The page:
Thursday, November 29, 2007

Broad Ripple Gazette, vol 4. no 24

Originally published in the Broad Ripple Gazette

Greetings from sunny Sanibel Island, Florida. Wish you were here, seriously. It has been a great week of swimming, eating, sleeping and hanging out with my ever-adorable niece and nephew.
Tonic Ball
Friday, November 16, 2007
Radio Radio and Fountain Square Theatre

I’m not exaggerating when I say this is my favorite day of the year. I get to soak in all of the bigheartedness from the musicians and fans. It just blows me away that over 30 bands donate their time and talent on a Friday night.

Tonic Week started off in a great way with the Barfly cartoon in NUVO. The cartoon featured Queen Bee Nora and the Tonic Ball. A cartoon of a caricature, as it were.

On Tonic Ball morning WTTS arraigned to have Mick Jones of the Clash give a message to the Tonic Ball musicians, “don’t murder his songs.” It was really cool and he talked about Second Helpings and how great he thought the Tonic Ball is.

The Tonic Ball was a blast. Over 600 people poured in to the two venues. The enthusiasm was palatable. I got to be in my best “Nora” mode – project management. Making sure bands were in the right place, volunteers were doing their thing and everything was relatively on time. I got to run around like a nut for a good cause.

The music was amazing. Thirty different bands played that night. Special thanks to Jonee Quest for running sound in Radio Radio. Half of the bands played Clash tunes (and one of their own) and the other half played Madonna songs. As hard as I tried I did not get to see all of the bands. Even the Queen Bee had to wait in line. I think I did see at least one song of about 20 bands. I won’t go through them all, but each one did a great job. Everyone took it seriously and learned their songs.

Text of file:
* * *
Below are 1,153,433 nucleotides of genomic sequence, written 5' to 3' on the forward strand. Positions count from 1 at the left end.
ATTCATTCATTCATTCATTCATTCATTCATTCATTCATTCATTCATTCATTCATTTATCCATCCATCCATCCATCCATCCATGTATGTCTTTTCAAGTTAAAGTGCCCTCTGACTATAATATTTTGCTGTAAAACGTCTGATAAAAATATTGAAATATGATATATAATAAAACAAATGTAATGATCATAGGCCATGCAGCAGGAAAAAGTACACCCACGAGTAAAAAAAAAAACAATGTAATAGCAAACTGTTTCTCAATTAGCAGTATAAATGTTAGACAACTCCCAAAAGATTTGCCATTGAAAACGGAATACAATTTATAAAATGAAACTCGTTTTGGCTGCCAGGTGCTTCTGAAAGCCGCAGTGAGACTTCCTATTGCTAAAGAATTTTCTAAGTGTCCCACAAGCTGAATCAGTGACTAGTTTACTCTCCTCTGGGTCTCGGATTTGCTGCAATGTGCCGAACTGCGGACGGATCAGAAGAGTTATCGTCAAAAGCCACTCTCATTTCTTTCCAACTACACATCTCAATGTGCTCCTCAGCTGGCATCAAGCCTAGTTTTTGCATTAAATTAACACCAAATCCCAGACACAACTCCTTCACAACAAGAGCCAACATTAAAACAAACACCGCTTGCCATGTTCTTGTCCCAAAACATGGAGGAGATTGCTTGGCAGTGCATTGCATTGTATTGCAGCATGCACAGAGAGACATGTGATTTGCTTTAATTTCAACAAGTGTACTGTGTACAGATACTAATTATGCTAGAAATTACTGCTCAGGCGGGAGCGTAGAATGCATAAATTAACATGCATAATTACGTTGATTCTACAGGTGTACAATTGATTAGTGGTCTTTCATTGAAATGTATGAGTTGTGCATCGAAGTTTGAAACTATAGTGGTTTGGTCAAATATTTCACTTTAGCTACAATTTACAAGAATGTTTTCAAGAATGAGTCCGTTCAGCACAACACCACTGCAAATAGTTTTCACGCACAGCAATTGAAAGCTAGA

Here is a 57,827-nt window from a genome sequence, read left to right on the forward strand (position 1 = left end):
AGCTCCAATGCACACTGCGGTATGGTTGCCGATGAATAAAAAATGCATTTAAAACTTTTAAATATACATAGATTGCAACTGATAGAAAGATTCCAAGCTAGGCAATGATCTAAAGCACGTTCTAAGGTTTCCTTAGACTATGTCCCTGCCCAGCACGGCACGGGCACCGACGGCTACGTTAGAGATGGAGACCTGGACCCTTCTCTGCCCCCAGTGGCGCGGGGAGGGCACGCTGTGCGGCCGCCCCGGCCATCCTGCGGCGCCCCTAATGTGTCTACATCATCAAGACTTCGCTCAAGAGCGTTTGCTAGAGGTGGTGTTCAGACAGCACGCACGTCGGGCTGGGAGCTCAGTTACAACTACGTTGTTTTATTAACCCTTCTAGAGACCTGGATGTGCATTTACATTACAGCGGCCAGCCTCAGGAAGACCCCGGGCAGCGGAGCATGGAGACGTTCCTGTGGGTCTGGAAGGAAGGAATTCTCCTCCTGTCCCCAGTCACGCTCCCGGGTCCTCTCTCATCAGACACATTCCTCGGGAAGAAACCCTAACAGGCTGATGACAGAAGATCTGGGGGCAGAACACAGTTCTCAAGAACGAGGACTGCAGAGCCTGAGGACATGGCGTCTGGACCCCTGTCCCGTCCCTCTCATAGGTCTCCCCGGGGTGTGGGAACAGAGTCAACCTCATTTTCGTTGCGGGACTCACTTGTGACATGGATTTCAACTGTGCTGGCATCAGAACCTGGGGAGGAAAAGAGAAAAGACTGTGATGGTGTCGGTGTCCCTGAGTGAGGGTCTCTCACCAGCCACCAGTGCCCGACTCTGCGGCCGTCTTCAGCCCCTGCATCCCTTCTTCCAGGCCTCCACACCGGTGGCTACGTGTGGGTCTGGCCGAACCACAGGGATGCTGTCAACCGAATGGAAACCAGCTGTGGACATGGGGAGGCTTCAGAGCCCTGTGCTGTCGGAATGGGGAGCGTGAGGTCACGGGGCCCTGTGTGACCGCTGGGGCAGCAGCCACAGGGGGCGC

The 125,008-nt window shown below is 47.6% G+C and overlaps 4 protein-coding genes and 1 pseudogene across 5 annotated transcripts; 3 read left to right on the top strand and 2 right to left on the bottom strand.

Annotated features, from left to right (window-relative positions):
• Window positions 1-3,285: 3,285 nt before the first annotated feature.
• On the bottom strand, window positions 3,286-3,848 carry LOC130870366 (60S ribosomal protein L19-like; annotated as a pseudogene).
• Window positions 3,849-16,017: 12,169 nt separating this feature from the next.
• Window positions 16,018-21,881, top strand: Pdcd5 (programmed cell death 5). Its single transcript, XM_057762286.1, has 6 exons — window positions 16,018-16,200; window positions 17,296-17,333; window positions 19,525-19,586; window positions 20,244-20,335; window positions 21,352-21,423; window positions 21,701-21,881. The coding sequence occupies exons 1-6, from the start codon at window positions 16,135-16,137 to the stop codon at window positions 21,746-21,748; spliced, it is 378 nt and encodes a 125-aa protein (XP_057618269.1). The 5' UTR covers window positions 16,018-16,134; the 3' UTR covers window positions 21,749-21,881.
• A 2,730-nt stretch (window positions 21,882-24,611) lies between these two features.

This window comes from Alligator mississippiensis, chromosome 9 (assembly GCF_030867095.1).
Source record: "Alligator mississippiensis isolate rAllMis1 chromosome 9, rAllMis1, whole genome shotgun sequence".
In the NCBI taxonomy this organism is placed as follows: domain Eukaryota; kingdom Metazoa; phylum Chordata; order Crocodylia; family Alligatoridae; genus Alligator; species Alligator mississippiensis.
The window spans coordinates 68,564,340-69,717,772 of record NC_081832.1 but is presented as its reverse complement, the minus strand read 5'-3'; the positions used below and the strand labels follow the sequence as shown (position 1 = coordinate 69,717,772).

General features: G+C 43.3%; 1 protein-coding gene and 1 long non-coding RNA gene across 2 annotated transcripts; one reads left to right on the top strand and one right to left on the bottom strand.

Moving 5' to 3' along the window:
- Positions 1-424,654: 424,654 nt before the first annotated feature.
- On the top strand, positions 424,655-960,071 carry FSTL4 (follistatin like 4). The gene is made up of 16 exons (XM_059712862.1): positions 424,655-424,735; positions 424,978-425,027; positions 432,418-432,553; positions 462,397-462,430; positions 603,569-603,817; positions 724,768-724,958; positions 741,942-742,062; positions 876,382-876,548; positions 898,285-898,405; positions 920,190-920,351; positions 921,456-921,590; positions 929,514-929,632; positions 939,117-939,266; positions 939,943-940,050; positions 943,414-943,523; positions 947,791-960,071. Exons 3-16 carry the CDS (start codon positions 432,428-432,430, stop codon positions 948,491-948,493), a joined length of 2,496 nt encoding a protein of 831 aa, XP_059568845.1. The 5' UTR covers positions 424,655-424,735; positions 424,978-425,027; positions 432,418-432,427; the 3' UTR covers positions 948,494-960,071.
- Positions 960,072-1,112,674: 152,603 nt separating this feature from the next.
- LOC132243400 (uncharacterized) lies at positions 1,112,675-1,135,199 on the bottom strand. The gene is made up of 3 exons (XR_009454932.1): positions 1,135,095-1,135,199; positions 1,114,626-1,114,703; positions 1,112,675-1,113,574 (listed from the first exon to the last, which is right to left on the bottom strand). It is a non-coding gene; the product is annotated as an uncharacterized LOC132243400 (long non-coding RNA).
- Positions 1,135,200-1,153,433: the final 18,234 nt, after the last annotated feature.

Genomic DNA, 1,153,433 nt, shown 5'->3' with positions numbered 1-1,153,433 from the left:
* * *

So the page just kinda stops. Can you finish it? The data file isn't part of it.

For the fifth year in a row I missed founder Ken Honeywell’s band Yoko Moment. I loved the Lovemeknots version of Tommy Gun. The Common ruled the stage with London Calling. Bigger Than Elvis closed the night in great form.

Over in Madonnaland the Benders rocked Live To Tell, Stasia Demos played a clever version of La Island Bonita on her accordion. Cara Wahlers and her Susan and the Desperate Seekers bandmates Jon Martin and Gary Wasson did lovely renditions of True Blue and Rain. Cara also gets the best dressed award. She wore and amazing crinoline skirt and had her hair teased to resplendent 80s style.

My heartfelt thanks go out everyone for making this event such a success and helping to feed the hungry children and adults in Indianapolis each and every day.

Monday, November 19, 2007
Soul Bus
Daddy Jack’s (every Monday)

I sabotage myself every time I go on vacation and go out the night before I leave, when I should be packing and stuff – like figuring out who is going to feed my cat.

Seeing Soul Bus is always worth the lack of sleep and panic packing. As it turned out, my luggage did not make it until the next day anyway. It is amazing how far you can stretch the dress you wore to travel in and a Mucky Duck tee shirt and shorts, especially if you share a shoe size with your niece.